Charles Blow shreds ‘madman’ Trump over rigged election claims: ‘These are the ravings of a lunatic’
New York Times columnist Charles Blow worried about Donald Trump’s mental health and what his paranoid ravings could do to undermine confidence in American democratic institutions — or worse.
“Donald Trump has virtually stopped trying to win this election by any conventional metric and is instead stacking logs of grievance on the funeral pyre with the great anticipation of setting it ablaze if current polls turn out to be predictive,” Blow wrote in a column published Monday.
He’s concerned that a desperate Trump is feeding a “hostile fatalism” as he senses an electoral loss, and Blow is troubled by the Republican presidential nominee’s reaction to a steady stream of bad news.
“It’s as if the man is on a mission to demonstrate to voters the staggering magnitude of his social vulgarity and emotional ineptitude,” Blow wrote. “He has dispensed with all semblances of wanting to appear presidential and embraced what seems to be most natural to him: acting like a pig.”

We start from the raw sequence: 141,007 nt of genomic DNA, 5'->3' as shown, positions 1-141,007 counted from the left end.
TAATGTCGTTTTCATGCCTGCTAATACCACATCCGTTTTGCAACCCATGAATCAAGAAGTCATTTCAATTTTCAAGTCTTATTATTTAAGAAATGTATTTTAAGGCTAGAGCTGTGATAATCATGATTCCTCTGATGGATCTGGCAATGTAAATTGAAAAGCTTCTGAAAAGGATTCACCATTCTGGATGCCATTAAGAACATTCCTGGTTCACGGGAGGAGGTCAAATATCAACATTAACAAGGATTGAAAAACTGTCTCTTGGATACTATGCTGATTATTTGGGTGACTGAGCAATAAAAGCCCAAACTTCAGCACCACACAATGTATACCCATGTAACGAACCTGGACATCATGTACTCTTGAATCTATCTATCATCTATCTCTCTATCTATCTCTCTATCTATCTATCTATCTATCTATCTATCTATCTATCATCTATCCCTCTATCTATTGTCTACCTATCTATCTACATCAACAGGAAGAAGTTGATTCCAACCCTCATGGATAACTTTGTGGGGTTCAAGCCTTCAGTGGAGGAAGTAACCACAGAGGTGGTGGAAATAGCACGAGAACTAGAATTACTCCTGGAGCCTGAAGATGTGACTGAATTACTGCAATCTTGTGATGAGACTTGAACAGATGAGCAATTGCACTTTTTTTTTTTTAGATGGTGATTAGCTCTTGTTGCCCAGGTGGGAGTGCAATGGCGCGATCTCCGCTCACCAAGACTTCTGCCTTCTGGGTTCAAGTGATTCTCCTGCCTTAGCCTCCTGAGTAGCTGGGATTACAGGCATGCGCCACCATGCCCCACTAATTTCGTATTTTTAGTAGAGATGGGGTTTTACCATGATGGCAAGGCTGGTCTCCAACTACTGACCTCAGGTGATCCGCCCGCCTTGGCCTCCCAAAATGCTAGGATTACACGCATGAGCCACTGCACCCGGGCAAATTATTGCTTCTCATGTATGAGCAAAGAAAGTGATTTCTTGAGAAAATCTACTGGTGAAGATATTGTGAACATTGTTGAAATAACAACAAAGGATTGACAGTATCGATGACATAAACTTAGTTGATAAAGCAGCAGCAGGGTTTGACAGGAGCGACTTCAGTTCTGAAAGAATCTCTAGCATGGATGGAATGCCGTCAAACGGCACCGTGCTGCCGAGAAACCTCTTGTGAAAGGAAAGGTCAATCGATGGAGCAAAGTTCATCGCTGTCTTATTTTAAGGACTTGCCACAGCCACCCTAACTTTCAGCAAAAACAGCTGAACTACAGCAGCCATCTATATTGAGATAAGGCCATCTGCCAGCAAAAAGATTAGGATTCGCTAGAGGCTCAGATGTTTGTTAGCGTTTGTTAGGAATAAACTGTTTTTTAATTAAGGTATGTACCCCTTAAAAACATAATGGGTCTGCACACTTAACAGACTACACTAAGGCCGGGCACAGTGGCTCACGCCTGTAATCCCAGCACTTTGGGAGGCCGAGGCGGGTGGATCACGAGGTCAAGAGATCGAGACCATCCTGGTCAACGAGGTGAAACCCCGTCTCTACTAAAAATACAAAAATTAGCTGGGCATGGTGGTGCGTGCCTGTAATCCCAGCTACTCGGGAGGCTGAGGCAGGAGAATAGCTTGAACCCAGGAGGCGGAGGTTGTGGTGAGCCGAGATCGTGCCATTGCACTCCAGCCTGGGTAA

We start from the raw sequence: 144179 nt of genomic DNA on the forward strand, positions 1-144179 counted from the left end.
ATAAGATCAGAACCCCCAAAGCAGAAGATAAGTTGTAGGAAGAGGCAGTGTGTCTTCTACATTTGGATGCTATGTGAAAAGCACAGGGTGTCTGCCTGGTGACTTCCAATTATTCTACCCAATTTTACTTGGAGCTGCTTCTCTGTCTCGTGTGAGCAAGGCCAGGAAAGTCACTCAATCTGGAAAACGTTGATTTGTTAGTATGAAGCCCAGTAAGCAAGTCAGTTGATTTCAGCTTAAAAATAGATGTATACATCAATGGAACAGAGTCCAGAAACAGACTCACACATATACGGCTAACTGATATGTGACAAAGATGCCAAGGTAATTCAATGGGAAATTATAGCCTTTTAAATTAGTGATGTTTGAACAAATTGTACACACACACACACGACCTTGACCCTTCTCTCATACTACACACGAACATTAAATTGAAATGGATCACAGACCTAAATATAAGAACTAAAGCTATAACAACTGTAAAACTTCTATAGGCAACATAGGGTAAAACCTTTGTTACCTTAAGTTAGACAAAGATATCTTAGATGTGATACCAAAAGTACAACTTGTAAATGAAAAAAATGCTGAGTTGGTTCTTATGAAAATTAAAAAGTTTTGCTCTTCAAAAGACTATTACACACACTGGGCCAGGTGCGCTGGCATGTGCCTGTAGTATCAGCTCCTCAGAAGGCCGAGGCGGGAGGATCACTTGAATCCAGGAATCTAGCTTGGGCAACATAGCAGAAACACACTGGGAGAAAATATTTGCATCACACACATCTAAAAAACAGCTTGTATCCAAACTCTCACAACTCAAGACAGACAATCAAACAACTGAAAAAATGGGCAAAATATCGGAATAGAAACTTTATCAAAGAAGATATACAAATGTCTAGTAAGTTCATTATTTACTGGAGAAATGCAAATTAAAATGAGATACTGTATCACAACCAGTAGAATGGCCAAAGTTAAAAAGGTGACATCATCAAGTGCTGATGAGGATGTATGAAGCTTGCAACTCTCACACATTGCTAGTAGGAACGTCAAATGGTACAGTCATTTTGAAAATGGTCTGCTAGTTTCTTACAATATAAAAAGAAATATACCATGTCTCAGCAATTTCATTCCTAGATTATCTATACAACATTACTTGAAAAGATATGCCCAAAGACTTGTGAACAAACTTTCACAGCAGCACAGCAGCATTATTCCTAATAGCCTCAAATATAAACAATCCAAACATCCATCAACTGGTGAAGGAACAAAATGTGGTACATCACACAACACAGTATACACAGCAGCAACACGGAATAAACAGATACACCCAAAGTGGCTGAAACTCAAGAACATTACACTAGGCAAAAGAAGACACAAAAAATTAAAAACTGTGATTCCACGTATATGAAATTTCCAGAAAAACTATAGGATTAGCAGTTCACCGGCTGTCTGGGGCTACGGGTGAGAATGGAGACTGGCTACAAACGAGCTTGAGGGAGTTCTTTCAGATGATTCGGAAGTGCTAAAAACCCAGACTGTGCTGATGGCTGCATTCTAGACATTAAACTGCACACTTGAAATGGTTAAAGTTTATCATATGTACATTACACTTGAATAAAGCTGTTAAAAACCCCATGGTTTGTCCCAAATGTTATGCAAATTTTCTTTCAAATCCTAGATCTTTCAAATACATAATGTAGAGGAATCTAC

Trump has stoked unfounded fears that the election has been rigged against him and has threatened to sue the New York Times for reporting sex assault accusations made against him, and he’s accused Hillary Clinton of taking performance-enhancing drugs before the debates.
“These are the ravings of a lunatic,” Blow wrote.
“The coarseness of your character has been put on full display, and now the electorate has come to cash the check you wrote,” he added. “Trump now looks like a madman from ‘Mad Men,’ a throwback to when his particular privileges had more perks and were considered less repugnant. He looks pathetic.”
He said Trump had fundamentally altered American politics for the worse, and he said conservatives had only themselves to blame by undermining trust in government and Christian values.
“When you have a political party that takes as its mission to prevent government from working instead of to make government work, a party that conflates the ill effects of a changing economy with the changing complexion of the country and is still struck by fever over the election of President Obama, Trump is a natural, predictable endpoint,” Blow wrote.